Q: What else do I need for this build ?

Well, that’s an almost trivial one: Nothing.

Though it’s significantly less fun than a “real” build (such as the one in my post with 7220 cards – that was fun!) these are ready-to-go rackmount systems. For the Exxact system the system comes with memory, disks, and OPA cards (none of which you actually need :-/); you can install linux on the disks, and run it, or take out the disks and use a pre-built bootable USB stick (will write more on that in a separate post).

The Asrock Rack system is a “barebone” system with just the chassis, PSU, and CPU – you don’t need either memory or disks, but you obviously do need something to boot off, so what I did is create myself a bootable USB stick with a linux distribution (and lukminer preinstalled in the boot script). So you do need those USB boot sticks (or to plug in your own disks – newegg has refurbished barracudas for $10 a pop!); but other than that it’s ready to go.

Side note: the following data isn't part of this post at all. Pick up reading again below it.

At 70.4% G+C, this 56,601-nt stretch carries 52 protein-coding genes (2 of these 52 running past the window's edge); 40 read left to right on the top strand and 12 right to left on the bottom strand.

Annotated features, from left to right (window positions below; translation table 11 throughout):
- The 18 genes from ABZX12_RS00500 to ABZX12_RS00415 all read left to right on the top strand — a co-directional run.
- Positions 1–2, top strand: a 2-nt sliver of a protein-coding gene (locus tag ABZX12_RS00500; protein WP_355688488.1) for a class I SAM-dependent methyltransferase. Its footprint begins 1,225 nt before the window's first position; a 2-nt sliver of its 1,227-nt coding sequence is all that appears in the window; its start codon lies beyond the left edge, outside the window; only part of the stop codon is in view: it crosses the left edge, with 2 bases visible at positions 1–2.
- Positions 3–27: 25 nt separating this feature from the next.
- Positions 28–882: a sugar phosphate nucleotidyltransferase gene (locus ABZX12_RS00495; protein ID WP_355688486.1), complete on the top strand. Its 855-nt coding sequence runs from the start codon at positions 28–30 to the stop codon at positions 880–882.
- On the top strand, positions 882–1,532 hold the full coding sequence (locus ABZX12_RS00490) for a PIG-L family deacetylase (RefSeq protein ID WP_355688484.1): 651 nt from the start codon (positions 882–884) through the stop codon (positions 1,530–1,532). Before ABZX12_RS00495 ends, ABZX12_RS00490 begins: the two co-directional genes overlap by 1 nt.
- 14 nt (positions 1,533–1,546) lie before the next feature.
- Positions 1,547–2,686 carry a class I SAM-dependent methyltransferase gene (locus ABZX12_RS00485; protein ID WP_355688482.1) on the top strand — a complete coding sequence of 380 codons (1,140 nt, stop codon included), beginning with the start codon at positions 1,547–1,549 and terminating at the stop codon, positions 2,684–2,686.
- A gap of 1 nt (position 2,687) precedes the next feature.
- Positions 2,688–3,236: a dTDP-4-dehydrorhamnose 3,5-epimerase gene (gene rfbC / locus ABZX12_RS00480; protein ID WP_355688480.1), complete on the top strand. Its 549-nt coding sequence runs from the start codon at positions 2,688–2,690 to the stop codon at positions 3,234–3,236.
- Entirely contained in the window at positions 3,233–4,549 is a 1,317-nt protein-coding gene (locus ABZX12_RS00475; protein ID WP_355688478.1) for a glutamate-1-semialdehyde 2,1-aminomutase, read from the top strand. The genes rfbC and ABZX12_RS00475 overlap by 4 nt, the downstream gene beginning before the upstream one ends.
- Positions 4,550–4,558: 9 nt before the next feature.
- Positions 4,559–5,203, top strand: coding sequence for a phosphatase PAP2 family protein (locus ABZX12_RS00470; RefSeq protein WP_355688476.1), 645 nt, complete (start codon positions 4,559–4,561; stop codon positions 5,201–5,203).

Be warned though they are not exactly quiet – they’re intended for data centers, not for “under the desk”, or “next to my TV”.

Q: Now why are the Asrock Systems so cheap?

Now that is an interesting question ;-). According to ark.intel.com the list price for 7210s is indeed around $1,900 per 7210; so one’d expect a four-node system to cost at least $8k just for the CPUs. However, there currently “seems” to be an active promotion going on where the “older” x200s (7210, 7250, etc) are availalable for a “lower” price – that may or may not be related to the fact that the newer x205 “Knights Mill” generation of the Phis is now out, but whatever it may be – right now they are quite steeply discounted. Asrock Rack (or Intel?) may or may not be able to tell you more about that… can’t.

Note, of course, that if that is a special pricing promo it may or may not disappear at some point in time. Again, Asrock – or your favorite Intel distributor – may or may not know more.

Q: What miner are you using to get this performance?

Well – since this is the “lukMiner” blog you may not be surprised that I use the “lukMiner” miner :-). Pre-built binaries for the phis are available via this link ; and yes, I do take a developer share, so of course, I’m heavily biased towards these systems – I do not get any commissions from either Asrock, Exxact, Intel, or whoever (which is doubly weird because I work for Intel in my day job, in a totally different capacity!?) … but I do get a share if you guys are using lukMiner to mine on them. On the upside: That means I have a very high incentive to make it even better and even faster, and to also look into other coins….

Q: What coins is this for?